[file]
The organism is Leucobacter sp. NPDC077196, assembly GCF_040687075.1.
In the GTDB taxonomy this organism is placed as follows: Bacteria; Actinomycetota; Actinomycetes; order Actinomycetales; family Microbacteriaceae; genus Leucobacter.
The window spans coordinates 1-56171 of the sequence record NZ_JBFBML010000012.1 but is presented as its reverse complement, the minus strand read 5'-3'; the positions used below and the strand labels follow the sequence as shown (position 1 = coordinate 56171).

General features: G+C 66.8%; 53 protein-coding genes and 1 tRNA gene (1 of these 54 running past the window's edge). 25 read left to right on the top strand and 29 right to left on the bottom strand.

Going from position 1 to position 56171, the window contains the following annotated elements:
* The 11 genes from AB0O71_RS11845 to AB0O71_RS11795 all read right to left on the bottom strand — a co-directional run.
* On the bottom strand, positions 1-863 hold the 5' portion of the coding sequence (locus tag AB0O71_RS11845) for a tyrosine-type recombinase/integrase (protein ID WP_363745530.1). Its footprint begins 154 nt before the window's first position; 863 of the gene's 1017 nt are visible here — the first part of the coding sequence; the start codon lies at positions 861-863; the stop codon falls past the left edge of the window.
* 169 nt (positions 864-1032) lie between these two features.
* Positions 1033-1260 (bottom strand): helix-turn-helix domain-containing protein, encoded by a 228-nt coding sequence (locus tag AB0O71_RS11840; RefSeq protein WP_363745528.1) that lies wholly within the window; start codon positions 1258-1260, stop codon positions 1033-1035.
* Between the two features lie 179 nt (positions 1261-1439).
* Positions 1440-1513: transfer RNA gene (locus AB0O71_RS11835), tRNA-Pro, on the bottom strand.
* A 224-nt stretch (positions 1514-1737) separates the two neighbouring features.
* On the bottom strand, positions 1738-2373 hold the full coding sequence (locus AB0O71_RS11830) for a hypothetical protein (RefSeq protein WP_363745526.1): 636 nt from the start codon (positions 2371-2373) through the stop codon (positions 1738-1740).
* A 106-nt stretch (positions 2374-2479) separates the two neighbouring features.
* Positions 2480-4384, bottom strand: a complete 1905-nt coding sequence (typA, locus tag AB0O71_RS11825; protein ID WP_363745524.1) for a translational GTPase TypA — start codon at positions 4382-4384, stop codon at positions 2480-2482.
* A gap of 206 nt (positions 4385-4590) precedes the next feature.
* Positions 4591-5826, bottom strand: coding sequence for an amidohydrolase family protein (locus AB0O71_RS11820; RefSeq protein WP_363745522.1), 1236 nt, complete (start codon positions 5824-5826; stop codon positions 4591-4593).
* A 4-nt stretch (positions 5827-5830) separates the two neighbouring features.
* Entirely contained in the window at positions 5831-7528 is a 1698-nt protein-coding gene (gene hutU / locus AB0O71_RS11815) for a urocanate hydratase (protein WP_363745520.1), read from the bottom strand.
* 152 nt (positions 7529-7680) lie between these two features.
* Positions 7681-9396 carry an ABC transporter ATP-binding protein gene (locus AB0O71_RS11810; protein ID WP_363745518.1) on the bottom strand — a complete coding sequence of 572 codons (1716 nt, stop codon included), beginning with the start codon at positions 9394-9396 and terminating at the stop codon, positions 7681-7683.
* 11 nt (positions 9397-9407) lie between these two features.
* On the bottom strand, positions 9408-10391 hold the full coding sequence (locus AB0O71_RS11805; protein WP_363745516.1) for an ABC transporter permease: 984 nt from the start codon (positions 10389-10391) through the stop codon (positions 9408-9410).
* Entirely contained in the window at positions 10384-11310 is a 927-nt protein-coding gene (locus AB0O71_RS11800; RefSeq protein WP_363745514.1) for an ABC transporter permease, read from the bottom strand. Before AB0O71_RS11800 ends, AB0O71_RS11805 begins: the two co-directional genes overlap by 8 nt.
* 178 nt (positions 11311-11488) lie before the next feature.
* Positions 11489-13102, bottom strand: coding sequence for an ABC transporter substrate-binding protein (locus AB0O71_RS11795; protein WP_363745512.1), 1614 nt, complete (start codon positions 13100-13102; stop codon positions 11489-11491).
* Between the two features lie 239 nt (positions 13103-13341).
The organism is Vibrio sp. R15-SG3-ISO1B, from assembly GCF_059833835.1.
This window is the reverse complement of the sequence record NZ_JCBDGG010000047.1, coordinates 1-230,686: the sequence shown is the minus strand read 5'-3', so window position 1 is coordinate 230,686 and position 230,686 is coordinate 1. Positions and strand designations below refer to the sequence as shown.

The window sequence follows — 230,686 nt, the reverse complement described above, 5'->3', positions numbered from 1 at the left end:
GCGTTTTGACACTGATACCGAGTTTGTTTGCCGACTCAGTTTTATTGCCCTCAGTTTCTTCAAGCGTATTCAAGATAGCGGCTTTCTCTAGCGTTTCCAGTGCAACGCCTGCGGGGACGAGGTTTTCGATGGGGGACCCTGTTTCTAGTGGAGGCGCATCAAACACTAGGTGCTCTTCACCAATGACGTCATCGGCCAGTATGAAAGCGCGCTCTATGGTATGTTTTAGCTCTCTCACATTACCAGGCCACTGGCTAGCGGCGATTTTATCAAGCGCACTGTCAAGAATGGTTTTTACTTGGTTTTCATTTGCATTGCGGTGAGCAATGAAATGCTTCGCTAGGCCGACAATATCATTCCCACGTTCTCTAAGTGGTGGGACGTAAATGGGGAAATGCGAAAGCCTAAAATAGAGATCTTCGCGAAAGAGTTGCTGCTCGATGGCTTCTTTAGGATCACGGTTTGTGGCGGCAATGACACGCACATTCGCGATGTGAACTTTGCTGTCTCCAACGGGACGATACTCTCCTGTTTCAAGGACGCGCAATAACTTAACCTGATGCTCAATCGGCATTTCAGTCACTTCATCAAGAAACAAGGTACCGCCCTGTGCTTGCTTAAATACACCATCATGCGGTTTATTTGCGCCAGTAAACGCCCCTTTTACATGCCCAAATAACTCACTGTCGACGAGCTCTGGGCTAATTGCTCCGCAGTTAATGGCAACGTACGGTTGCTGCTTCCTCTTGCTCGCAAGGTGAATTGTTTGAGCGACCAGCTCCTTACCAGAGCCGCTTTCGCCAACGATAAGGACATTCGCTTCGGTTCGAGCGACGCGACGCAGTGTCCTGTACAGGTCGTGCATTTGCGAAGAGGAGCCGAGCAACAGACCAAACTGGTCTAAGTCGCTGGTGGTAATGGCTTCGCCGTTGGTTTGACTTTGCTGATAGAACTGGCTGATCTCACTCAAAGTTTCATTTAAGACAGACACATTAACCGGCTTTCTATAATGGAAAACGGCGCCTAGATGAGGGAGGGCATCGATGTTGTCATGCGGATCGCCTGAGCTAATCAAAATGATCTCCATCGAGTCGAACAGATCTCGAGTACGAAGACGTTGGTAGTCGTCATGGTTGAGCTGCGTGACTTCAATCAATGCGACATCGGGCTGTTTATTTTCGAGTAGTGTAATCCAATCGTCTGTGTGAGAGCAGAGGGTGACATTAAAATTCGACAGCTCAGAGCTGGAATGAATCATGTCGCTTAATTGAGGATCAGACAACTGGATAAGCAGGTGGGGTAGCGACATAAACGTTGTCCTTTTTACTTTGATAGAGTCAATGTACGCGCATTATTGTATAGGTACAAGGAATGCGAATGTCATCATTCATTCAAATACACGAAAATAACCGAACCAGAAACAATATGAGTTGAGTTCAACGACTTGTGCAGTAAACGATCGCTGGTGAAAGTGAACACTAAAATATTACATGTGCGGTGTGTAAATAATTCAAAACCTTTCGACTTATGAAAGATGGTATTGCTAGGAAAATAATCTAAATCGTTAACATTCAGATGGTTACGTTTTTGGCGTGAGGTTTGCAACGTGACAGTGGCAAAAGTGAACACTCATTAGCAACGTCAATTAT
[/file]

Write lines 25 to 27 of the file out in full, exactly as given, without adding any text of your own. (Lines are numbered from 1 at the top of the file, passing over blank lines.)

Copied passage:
* 178 nt (positions 11311-11488) lie before the next feature.
* Positions 11489-13102, bottom strand: coding sequence for an ABC transporter substrate-binding protein (locus AB0O71_RS11795; protein WP_363745512.1), 1614 nt, complete (start codon positions 13100-13102; stop codon positions 11489-11491).
* Between the two features lie 239 nt (positions 13103-13341).